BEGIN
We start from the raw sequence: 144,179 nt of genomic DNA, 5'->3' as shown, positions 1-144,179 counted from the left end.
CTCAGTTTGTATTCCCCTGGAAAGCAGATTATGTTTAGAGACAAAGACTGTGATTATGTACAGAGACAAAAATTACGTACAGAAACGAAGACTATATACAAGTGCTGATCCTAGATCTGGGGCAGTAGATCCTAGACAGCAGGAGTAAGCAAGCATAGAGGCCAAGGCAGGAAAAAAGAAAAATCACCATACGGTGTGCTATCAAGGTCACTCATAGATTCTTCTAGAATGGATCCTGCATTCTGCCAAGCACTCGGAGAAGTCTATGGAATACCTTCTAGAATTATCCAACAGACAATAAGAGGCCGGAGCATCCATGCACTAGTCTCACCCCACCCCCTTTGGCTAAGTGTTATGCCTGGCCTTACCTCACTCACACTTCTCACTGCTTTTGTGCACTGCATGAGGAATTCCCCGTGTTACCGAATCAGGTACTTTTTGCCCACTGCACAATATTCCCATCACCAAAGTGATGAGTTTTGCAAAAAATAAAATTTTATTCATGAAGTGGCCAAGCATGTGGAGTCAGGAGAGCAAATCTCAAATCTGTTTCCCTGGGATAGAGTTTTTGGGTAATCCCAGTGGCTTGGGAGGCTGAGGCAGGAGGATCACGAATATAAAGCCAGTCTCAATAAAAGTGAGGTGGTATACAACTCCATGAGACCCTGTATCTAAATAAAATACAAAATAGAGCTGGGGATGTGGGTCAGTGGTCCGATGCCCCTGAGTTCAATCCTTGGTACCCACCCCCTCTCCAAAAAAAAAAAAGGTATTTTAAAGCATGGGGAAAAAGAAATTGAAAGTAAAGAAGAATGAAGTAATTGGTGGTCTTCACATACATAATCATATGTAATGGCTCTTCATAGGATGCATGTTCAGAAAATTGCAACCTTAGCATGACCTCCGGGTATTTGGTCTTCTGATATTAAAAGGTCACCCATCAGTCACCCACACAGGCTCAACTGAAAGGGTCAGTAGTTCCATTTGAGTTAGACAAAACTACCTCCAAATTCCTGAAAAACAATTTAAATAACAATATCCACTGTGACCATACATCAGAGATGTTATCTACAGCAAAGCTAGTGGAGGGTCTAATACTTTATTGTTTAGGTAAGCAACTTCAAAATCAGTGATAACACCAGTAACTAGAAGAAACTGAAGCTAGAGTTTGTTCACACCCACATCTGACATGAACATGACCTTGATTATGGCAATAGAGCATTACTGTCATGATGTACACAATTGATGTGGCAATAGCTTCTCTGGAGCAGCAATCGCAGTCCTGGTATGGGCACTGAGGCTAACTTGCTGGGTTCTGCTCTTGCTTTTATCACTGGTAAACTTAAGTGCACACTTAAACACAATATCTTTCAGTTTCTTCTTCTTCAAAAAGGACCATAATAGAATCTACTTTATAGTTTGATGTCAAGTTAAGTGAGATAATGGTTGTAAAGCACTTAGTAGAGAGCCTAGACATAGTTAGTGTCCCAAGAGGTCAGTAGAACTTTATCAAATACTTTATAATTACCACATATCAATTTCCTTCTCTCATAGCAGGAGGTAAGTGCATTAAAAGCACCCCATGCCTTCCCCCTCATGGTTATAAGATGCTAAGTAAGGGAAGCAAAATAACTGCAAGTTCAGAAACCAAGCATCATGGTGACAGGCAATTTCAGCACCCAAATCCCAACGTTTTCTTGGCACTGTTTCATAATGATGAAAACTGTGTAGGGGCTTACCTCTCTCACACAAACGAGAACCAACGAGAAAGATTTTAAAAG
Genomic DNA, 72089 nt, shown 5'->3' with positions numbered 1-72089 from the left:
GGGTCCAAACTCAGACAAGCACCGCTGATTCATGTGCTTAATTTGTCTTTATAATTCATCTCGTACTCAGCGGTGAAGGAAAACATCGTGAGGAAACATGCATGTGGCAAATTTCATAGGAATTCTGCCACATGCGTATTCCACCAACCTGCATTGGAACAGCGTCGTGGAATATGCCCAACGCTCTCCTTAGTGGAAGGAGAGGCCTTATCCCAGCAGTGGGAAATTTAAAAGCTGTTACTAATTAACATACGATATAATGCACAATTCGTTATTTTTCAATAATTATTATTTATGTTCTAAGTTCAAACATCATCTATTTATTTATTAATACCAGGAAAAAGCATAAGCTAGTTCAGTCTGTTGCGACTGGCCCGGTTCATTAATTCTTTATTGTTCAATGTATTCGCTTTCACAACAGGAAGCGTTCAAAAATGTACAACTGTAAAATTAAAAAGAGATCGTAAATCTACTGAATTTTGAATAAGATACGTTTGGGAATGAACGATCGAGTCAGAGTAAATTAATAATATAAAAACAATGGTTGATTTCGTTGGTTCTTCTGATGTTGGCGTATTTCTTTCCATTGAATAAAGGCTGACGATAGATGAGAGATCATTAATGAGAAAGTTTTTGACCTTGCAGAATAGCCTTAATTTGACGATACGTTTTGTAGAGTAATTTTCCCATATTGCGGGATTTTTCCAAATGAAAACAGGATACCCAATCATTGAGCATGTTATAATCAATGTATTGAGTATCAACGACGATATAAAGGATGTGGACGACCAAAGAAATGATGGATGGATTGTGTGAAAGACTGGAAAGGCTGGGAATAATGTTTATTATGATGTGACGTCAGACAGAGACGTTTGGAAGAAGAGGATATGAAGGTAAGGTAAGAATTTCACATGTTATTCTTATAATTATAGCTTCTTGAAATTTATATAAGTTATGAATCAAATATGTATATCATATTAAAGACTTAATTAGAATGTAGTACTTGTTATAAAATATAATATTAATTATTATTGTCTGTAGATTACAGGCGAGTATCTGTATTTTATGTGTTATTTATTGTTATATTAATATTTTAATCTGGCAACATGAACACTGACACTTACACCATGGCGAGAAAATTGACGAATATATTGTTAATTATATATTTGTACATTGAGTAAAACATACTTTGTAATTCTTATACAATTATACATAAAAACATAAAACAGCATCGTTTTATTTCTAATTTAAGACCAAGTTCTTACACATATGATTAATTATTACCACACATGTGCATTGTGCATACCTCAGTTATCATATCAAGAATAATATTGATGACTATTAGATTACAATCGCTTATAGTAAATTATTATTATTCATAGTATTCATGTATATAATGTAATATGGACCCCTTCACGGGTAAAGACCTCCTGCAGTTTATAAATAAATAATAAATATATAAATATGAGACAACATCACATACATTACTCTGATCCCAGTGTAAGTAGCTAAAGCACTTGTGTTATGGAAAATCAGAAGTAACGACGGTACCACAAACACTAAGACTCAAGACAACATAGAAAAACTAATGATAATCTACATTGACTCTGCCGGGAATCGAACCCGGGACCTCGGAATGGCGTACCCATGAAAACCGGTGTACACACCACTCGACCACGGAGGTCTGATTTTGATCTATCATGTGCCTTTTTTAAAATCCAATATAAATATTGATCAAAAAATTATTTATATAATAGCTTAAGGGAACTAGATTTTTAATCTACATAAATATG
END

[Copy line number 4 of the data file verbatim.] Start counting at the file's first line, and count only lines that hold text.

GGGTCCAAACTCAGACAAGCACCGCTGATTCATGTGCTTAATTTGTCTTTATAATTCATCTCGTACTCAGCGGTGAAGGAAAACATCGTGAGGAAACATGCATGTGGCAAATTTCATAGGAATTCTGCCACATGCGTATTCCACCAACCTGCATTGGAACAGCGTCGTGGAATATGCCCAACGCTCTCCTTAGTGGAAGGAGAGGCCTTATCCCAGCAGTGGGAAATTTAAAAGCTGTTACTAATTAACATACGATATAATGCACAATTCGTTATTTTTCAATAATTATTATTTATGTTCTAAGTTCAAACATCATCTATTTATTTATTAATACCAGGAAAAAGCATAAGCTAGTTCAGTCTGTTGCGACTGGCCCGGTTCATTAATTCTTTATTGTTCAATGTATTCGCTTTCACAACAGGAAGCGTTCAAAAATGTACAACTGTAAAATTAAAAAGAGATCGTAAATCTACTGAATTTTGAATAAGATACGTTTGGGAATGAACGATCGAGTCAGAGTAAATTAATAATATAAAAACAATGGTTGATTTCGTTGGTTCTTCTGATGTTGGCGTATTTCTTTCCATTGAATAAAGGCTGACGATAGATGAGAGATCATTAATGAGAAAGTTTTTGACCTTGCAGAATAGCCTTAATTTGACGATACGTTTTGTAGAGTAATTTTCCCATATTGCGGGATTTTTCCAAATGAAAACAGGATACCCAATCATTGAGCATGTTATAATCAATGTATTGAGTATCAACGACGATATAAAGGATGTGGACGACCAAAGAAATGATGGATGGATTGTGTGAAAGACTGGAAAGGCTGGGAATAATGTTTATTATGATGTGACGTCAGACAGAGACGTTTGGAAGAAGAGGATATGAAGGTAAGGTAAGAATTTCACATGTTATTCTTATAATTATAGCTTCTTGAAATTTATATAAGTTATGAATCAAATATGTATATCATATTAAAGACTTAATTAGAATGTAGTACTTGTTATAAAATATAATATTAATTATTATTGTCTGTAGATTACAGGCGAGTATCTGTATTTTATGTGTTATTTATTGTTATATTAATATTTTAATCTGGCAACATGAACACTGACACTTACACCATGGCGAGAAAATTGACGAATATATTGTTAATTATATATTTGTACATTGAGTAAAACATACTTTGTAATTCTTATACAATTATACATAAAAACATAAAACAGCATCGTTTTATTTCTAATTTAAGACCAAGTTCTTACACATATGATTAATTATTACCACACATGTGCATTGTGCATACCTCAGTTATCATATCAAGAATAATATTGATGACTATTAGATTACAATCGCTTATAGTAAATTATTATTATTCATAGTATTCATGTATATAATGTAATATGGACCCCTTCACGGGTAAAGACCTCCTGCAGTTTATAAATAAATAATAAATATATAAATATGAGACAACATCACATACATTACTCTGATCCCAGTGTAAGTAGCTAAAGCACTTGTGTTATGGAAAATCAGAAGTAACGACGGTACCACAAACACTAAGACTCAAGACAACATAGAAAAACTAATGATAATCTACATTGACTCTGCCGGGAATCGAACCCGGGACCTCGGAATGGCGTACCCATGAAAACCGGTGTACACACCACTCGACCACGGAGGTCTGATTTTGATCTATCATGTGCCTTTTTTAAAATCCAATATAAATATTGATCAAAAAATTATTTATATAATAGCTTAAGGGAACTAGATTTTTAATCTACATAAATATG